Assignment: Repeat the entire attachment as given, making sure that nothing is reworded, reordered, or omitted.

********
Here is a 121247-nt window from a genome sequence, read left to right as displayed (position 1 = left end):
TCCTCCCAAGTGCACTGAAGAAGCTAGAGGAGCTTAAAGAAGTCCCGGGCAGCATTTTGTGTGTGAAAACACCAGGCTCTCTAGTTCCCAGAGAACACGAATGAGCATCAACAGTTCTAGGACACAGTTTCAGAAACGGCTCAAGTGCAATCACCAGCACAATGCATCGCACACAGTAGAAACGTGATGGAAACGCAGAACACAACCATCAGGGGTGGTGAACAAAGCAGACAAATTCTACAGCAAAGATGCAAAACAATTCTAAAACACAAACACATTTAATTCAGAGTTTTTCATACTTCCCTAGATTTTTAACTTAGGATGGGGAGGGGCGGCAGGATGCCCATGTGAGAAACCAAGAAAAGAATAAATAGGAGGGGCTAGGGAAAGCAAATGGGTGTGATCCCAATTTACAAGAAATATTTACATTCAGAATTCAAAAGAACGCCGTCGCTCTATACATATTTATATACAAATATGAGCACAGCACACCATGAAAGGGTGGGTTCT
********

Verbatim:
Here is a 121247-nt window from a genome sequence, read left to right as displayed (position 1 = left end):
TCCTCCCAAGTGCACTGAAGAAGCTAGAGGAGCTTAAAGAAGTCCCGGGCAGCATTTTGTGTGTGAAAACACCAGGCTCTCTAGTTCCCAGAGAACACGAATGAGCATCAACAGTTCTAGGACACAGTTTCAGAAACGGCTCAAGTGCAATCACCAGCACAATGCATCGCACACAGTAGAAACGTGATGGAAACGCAGAACACAACCATCAGGGGTGGTGAACAAAGCAGACAAATTCTACAGCAAAGATGCAAAACAATTCTAAAACACAAACACATTTAATTCAGAGTTTTTCATACTTCCCTAGATTTTTAACTTAGGATGGGGAGGGGCGGCAGGATGCCCATGTGAGAAACCAAGAAAAGAATAAATAGGAGGGGCTAGGGAAAGCAAATGGGTGTGATCCCAATTTACAAGAAATATTTACATTCAGAATTCAAAAGAACGCCGTCGCTCTATACATATTTATATACAAATATGAGCACAGCACACCATGAAAGGGTGGGTTCT